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How do we successfully manage multicultural teams in the agriculture sector?

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Kellogg course 43

Executive Summary

The agriculture industry has grown from early Maori, the first settlers in the 1800s through to our second largest export (pre COVID-19). Due to the growth in the industry, roles have been created that cannot be filled by New Zealanders because of a skill shortage. To solve this problem, many businesses now employ migrant staff, from all over the world, to help them run their operations.

New Zealand has a reputation for being naturally beautiful, a safe place to live and work and bring up a family. Ranking 11th in the 2019 Future Brand Country Index (FCI), which is done every five years, put New Zealand in an excellent position. Quality of life and wellbeing of citizens in New Zealand was a key factor in the ranking. We can live up to the reputation where New Zealand is seen to be a great place to both work and live by taking the time to understand people (and their cultures) who migrate here to work and making a conscious effort to acknowledge this when they start employment.

The focus of this report is to understand the management of multicultural teams in New Zealand agriculture. The history of New Zealand agriculture has been researched with key moments reflected upon to tell the story of where the industry has come from and what the current situation is. The contribution migrants make in terms of the workforce and benefits to the New Zealand economy will be mentioned. Reports based around migrant exploitation will be delved into with some examples from various sources added. With migrant employees now playing a critical role in the production of our agriculture products it is crucial that employers have the knowledge to manage multicultural teams effectively. Culture and cultural diversity will be discussed with cultural differences and management styles explored alongside a survey, undertaken for this report, to support the recommendations.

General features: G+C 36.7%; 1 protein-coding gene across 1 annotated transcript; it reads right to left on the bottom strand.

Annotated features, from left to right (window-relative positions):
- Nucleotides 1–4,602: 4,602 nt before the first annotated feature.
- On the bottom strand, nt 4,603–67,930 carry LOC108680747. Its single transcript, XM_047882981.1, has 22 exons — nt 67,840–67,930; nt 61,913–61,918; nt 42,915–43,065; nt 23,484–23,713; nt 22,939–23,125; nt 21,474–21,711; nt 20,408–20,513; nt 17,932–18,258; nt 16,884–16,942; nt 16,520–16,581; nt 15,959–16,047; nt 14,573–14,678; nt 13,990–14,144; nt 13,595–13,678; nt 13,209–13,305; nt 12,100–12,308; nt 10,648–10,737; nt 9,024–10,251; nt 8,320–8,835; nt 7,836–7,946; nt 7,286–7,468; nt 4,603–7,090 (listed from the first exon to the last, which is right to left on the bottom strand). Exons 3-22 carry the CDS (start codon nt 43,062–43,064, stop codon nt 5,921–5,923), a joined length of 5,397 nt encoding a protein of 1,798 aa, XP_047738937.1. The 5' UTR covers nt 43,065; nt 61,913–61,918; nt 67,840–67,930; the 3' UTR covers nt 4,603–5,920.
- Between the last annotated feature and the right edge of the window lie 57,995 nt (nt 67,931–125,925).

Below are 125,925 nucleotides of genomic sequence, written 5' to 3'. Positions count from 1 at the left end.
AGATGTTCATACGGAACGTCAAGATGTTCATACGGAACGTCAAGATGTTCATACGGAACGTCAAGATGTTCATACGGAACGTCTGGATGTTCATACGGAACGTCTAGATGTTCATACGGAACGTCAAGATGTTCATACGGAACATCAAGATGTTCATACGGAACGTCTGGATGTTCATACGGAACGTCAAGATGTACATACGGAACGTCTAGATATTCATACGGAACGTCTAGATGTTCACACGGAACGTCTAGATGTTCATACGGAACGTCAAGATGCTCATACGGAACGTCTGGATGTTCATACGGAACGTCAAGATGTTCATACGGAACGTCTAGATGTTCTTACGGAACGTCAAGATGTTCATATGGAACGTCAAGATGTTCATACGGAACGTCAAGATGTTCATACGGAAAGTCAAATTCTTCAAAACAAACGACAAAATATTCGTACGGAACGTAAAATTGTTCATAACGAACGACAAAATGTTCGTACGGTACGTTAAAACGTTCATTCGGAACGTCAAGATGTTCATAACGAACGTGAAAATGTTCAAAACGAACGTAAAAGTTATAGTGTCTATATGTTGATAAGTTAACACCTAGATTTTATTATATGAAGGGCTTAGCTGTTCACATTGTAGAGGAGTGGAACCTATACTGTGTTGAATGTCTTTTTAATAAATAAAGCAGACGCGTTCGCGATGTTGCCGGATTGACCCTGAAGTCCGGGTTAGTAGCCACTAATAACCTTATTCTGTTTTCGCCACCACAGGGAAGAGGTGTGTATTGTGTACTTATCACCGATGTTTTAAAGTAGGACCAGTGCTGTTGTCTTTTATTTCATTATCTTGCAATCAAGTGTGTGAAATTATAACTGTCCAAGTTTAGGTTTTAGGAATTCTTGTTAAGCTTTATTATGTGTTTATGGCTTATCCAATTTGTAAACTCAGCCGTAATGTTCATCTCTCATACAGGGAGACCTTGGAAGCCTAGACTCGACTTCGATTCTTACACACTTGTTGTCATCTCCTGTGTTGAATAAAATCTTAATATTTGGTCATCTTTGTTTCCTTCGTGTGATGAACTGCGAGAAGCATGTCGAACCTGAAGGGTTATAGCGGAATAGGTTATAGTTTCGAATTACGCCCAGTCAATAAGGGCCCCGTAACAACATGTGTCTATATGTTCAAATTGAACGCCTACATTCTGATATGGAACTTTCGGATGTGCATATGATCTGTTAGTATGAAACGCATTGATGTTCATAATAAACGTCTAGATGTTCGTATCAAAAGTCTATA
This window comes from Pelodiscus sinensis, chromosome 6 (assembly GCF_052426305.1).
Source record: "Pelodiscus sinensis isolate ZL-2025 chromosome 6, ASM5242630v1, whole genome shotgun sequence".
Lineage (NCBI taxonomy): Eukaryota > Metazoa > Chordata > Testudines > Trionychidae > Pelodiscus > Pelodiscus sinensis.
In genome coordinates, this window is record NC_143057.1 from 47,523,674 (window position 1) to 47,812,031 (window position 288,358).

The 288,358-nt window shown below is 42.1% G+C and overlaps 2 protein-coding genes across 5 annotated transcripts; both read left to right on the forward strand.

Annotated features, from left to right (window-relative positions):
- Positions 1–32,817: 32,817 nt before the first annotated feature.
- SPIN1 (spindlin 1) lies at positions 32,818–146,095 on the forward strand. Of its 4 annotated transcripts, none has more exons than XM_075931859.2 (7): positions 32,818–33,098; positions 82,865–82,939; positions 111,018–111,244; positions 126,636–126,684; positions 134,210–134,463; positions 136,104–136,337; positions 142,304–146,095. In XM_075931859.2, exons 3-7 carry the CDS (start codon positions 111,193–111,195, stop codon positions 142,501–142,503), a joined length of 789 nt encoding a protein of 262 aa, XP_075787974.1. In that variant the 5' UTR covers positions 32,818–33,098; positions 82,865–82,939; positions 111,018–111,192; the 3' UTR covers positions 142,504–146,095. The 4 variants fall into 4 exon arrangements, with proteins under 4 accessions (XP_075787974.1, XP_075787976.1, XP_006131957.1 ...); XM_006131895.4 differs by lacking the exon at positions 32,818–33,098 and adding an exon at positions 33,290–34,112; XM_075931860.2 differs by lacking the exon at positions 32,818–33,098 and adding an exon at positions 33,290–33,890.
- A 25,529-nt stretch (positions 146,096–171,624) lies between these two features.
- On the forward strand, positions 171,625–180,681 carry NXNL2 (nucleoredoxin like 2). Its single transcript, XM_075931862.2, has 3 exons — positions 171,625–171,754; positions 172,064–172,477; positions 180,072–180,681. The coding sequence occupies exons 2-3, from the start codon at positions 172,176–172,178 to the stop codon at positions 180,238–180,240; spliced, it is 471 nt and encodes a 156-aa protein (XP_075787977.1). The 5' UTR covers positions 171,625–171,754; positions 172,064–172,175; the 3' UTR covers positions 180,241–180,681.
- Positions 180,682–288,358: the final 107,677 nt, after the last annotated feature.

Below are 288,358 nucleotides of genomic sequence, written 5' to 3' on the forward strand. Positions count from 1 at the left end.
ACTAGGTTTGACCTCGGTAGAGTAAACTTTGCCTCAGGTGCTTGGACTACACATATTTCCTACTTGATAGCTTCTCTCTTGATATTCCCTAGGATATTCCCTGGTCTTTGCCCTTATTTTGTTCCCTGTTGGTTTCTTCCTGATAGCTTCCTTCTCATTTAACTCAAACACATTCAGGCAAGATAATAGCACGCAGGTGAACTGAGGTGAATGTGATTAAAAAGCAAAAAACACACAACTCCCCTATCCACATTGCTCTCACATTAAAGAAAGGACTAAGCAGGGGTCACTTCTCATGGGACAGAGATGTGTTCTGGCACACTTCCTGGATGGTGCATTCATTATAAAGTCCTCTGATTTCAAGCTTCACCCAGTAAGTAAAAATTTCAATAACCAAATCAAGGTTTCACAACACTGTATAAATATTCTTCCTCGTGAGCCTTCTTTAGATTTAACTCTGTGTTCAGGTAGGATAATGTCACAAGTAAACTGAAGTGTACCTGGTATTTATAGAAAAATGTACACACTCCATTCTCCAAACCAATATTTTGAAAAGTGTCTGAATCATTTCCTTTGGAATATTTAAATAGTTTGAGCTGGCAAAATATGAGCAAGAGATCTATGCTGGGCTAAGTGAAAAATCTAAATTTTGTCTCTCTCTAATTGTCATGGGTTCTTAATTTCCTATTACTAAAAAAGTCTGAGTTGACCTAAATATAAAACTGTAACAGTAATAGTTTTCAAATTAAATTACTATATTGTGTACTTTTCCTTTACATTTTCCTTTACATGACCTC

The main findings from this report include the need for migrant staff to be part of our teams to produce our food products for the world. The characteristics of migrant staff are discussed and multicultural teams in agricultural evaluated along with how to have strong multicultural teams. Each of these points are supported with examples from the surveys and interviews conducted as part of this report.

Recommendations from this report include sharing the story of New Zealand agriculture and the importance of migrant staff, being aware of the various reports around migrant employee exploitation and improving processes and practices to ensure everyone working in New Zealand has the same rights with those employers that do not do this being held accountable, providing employers with education to up-skill themselves on how to have culturally revealing conversations with their staff and continue to gather data around managing multicultural teams in the agriculture industry to provide further insight.

Read Megan’s full report here:

How do we successfully manage multicultural teams in the agricultural sector.

Our programmes work in partnership with some of New Zealand’s leading agribusiness organisations – click here for more.‚Äč